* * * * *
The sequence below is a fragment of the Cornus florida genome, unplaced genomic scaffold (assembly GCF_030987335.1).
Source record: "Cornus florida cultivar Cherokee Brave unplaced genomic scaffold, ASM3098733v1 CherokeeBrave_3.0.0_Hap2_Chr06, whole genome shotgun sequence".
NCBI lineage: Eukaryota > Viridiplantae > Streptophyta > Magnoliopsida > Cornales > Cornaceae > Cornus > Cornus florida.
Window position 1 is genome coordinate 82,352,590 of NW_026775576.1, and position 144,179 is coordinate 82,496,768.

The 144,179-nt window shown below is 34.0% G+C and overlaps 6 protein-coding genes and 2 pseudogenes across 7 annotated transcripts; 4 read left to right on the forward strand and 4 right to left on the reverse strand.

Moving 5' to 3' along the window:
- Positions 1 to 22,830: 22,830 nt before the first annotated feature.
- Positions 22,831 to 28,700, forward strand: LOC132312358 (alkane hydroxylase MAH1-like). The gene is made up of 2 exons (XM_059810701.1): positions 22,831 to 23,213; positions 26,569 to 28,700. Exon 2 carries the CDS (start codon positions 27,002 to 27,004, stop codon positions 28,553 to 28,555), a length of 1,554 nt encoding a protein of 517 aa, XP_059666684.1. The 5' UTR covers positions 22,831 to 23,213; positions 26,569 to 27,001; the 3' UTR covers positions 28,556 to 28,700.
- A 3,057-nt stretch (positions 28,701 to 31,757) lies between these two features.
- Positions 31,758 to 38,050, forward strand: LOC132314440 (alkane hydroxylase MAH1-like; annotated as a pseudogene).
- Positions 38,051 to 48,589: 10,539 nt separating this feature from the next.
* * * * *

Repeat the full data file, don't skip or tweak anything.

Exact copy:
The sequence below is a fragment of the Cornus florida genome, unplaced genomic scaffold (assembly GCF_030987335.1).
Source record: "Cornus florida cultivar Cherokee Brave unplaced genomic scaffold, ASM3098733v1 CherokeeBrave_3.0.0_Hap2_Chr06, whole genome shotgun sequence".
NCBI lineage: Eukaryota > Viridiplantae > Streptophyta > Magnoliopsida > Cornales > Cornaceae > Cornus > Cornus florida.
Window position 1 is genome coordinate 82,352,590 of NW_026775576.1, and position 144,179 is coordinate 82,496,768.

The 144,179-nt window shown below is 34.0% G+C and overlaps 6 protein-coding genes and 2 pseudogenes across 7 annotated transcripts; 4 read left to right on the forward strand and 4 right to left on the reverse strand.

Moving 5' to 3' along the window:
- Positions 1 to 22,830: 22,830 nt before the first annotated feature.
- Positions 22,831 to 28,700, forward strand: LOC132312358 (alkane hydroxylase MAH1-like). The gene is made up of 2 exons (XM_059810701.1): positions 22,831 to 23,213; positions 26,569 to 28,700. Exon 2 carries the CDS (start codon positions 27,002 to 27,004, stop codon positions 28,553 to 28,555), a length of 1,554 nt encoding a protein of 517 aa, XP_059666684.1. The 5' UTR covers positions 22,831 to 23,213; positions 26,569 to 27,001; the 3' UTR covers positions 28,556 to 28,700.
- A 3,057-nt stretch (positions 28,701 to 31,757) lies between these two features.
- Positions 31,758 to 38,050, forward strand: LOC132314440 (alkane hydroxylase MAH1-like; annotated as a pseudogene).
- Positions 38,051 to 48,589: 10,539 nt separating this feature from the next.